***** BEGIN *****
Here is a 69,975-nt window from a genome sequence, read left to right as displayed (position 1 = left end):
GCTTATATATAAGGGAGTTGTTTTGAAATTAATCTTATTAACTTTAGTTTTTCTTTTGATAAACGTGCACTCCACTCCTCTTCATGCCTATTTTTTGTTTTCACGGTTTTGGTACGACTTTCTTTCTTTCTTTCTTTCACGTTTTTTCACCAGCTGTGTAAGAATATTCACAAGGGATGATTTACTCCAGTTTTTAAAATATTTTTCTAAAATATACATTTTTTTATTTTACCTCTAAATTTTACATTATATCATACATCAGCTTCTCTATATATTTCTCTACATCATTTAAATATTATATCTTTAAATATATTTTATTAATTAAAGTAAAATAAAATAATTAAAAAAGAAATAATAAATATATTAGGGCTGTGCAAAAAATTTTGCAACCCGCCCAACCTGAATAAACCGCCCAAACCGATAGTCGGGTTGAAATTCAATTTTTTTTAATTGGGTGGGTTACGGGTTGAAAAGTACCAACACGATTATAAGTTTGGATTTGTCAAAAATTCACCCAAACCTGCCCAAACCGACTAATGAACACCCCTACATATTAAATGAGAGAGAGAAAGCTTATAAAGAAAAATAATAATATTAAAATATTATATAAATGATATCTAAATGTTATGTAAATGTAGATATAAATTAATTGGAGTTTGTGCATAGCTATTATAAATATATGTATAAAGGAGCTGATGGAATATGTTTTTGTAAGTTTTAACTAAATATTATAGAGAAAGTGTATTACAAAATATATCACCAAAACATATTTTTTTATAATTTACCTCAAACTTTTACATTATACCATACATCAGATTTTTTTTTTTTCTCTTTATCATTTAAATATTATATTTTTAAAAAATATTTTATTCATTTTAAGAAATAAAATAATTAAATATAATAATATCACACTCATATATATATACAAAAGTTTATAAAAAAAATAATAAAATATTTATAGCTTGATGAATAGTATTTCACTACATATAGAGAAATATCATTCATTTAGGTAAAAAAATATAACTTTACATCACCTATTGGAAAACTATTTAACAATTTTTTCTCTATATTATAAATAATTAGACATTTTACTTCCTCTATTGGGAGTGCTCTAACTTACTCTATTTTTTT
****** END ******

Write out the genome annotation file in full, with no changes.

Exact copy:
Here is a 69,975-nt window from a genome sequence, read left to right as displayed (position 1 = left end):
GCTTATATATAAGGGAGTTGTTTTGAAATTAATCTTATTAACTTTAGTTTTTCTTTTGATAAACGTGCACTCCACTCCTCTTCATGCCTATTTTTTGTTTTCACGGTTTTGGTACGACTTTCTTTCTTTCTTTCTTTCACGTTTTTTCACCAGCTGTGTAAGAATATTCACAAGGGATGATTTACTCCAGTTTTTAAAATATTTTTCTAAAATATACATTTTTTTATTTTACCTCTAAATTTTACATTATATCATACATCAGCTTCTCTATATATTTCTCTACATCATTTAAATATTATATCTTTAAATATATTTTATTAATTAAAGTAAAATAAAATAATTAAAAAAGAAATAATAAATATATTAGGGCTGTGCAAAAAATTTTGCAACCCGCCCAACCTGAATAAACCGCCCAAACCGATAGTCGGGTTGAAATTCAATTTTTTTTAATTGGGTGGGTTACGGGTTGAAAAGTACCAACACGATTATAAGTTTGGATTTGTCAAAAATTCACCCAAACCTGCCCAAACCGACTAATGAACACCCCTACATATTAAATGAGAGAGAGAAAGCTTATAAAGAAAAATAATAATATTAAAATATTATATAAATGATATCTAAATGTTATGTAAATGTAGATATAAATTAATTGGAGTTTGTGCATAGCTATTATAAATATATGTATAAAGGAGCTGATGGAATATGTTTTTGTAAGTTTTAACTAAATATTATAGAGAAAGTGTATTACAAAATATATCACCAAAACATATTTTTTTATAATTTACCTCAAACTTTTACATTATACCATACATCAGATTTTTTTTTTTTCTCTTTATCATTTAAATATTATATTTTTAAAAAATATTTTATTCATTTTAAGAAATAAAATAATTAAATATAATAATATCACACTCATATATATATACAAAAGTTTATAAAAAAAATAATAAAATATTTATAGCTTGATGAATAGTATTTCACTACATATAGAGAAATATCATTCATTTAGGTAAAAAAATATAACTTTACATCACCTATTGGAAAACTATTTAACAATTTTTTCTCTATATTATAAATAATTAGACATTTTACTTCCTCTATTGGGAGTGCTCTAACTTACTCTATTTTTTT